India on Wednesday celebrated the appointment of Satya Nadella as the new chief executive of Microsoft, seeing it as another endorsement of home-grown talent that has risen to the top of the US corporate world.
Nadella, who became the giant company's third CEO on Tuesday, was born and grew up in the southern Indian city of Hyderabad and studied at Mangalore University before moving to America to further his studies and career.
"India makes a power point," said a proud front-page headline of the Times of India newspaper about the 46-year-old cricket lover's appointment.
"India has clearly emerged as the talent machine that is consistently churning out global CEOs," said the daily.
Nadella, who has spent nearly half his life working for the technology titan, follows a string of Indian-origin business leaders who have made it to prestigious chief executive positions.
They include Indra Nooyi at PepsiCo and Ajay Banga at Mastercard, while Vikram Pandit ran Citibank until late 2012. Further afield, Anshu Jain is currently head of German banking giant Deutsche Bank.
Uttam Majumdar, founder of Locuz Enterprise Solutions, a technology firm based in Hyderabad, told AFP that Nadella's appointment was "a matter of immense pride".
"He can be a role model for millions of youngsters. His appointment enhances the image of India as a nation in the eyes of the world," he said.
A talent exporter?
Vibhor Singhal, a Mumbai-based executive at brokerage PhillipCapital India, said a key reason for the success of India-origin executives was the "openness of the US economy in terms of accepting and allowing talent from outside to rise to the top".
Proficiency in the English language "also gives Indians an edge over the competition," said Vikram Dhawan, director of investments at financial research firm Equentis.
The South Asian nation produces about a million engineering graduates a year and has earned a reputation for its booming IT outsourcing business, thanks to its large educated workforce and low labour costs.
But many bright, middle-class youngsters leave the country due to a lack of well-paid jobs and difficulty getting places at prestigious Indian Institutes of Technology (IIT).
In some cases, studying in the US is a choice for those who fail to gain entry to the IITs where competition is fierce for limited places.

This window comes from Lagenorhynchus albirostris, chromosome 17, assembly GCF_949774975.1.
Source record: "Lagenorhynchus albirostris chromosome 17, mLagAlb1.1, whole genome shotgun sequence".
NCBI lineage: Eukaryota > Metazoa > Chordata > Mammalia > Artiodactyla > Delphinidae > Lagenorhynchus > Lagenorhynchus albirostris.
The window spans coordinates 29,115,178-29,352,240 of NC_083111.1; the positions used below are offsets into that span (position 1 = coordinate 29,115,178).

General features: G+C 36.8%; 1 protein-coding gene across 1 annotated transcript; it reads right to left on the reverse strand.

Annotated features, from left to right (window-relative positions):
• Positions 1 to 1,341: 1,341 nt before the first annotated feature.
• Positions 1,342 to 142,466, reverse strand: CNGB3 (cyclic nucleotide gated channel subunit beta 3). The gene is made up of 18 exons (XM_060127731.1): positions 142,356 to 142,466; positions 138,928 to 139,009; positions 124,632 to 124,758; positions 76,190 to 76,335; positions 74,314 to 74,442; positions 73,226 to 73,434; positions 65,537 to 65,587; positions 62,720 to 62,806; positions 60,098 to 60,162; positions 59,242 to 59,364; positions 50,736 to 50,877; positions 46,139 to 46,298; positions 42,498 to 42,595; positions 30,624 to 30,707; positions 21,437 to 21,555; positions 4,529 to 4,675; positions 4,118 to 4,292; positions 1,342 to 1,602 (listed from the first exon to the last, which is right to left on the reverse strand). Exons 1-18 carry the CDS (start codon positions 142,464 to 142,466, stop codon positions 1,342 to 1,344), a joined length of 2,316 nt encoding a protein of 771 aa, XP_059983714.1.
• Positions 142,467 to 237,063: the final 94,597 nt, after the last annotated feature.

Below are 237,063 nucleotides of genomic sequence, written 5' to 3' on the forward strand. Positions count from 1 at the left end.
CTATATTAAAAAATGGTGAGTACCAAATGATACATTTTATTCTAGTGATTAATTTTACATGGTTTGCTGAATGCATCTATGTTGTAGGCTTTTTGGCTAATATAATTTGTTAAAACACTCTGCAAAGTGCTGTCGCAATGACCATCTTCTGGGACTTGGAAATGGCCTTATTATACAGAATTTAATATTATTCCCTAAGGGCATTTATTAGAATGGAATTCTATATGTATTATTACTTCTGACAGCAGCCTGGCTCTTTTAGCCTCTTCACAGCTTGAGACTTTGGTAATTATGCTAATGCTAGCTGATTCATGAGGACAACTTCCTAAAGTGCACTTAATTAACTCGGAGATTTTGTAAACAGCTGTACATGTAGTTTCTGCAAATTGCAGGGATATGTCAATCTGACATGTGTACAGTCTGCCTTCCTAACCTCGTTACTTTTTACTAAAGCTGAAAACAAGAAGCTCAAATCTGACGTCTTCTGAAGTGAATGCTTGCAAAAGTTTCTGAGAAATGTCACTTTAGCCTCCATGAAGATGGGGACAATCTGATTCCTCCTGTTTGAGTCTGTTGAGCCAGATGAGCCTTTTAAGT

"Is the appointment of Satya Nadella a feather in India's cap or a slap in the face for the Indian system?" asked an editorial on the Firstpost online news portal.
It suggested that, rather than celebrate Nadella, India should question why so many talented figures flower overseas instead of on home soil where family connections are often as important as qualifications.
As in politics and Bollywood, corporate India has a tendency to keep top positions in the family, as has been the case with the Ambani, Tata, Birla and Mittal business dynasties, to name a few.
Anil Dharker, a Mumbai-based columnist on social issues, said however that there are signs of a "reverse brain drain", with some Indians coming back home and foreigners taking up posts in Indian companies.
"The world has definitely shrunk and people are much more fluid in their movements," he told AFP.
Outside of corporate boardrooms, Indian-origin families have thrived in the United States.
A 2012 report from the US think-tank Pew Research Centre showed the median annual income for Indian Americans was $88,000, much higher than the Asian American average of $66,000 and the overall US household median of $49,800.
Among Indian Americans aged 25 and older, 70 percent had obtained at least a bachelor's degree, above the Asian American share at 49 percent and far higher than the national 28 percent, the study said.
Nadella is faced with the challenge of revitalising Microsoft as the world shifts to a mobile Internet era, and some hope his knowledge of the Indian market could help boost opportunities for those in the industry at home.
"One of the best that the East had to offer was embraced by the West on Tuesday, and back home there are great expectations that the winds of change will blow here as well," said a story in The Economic Times.
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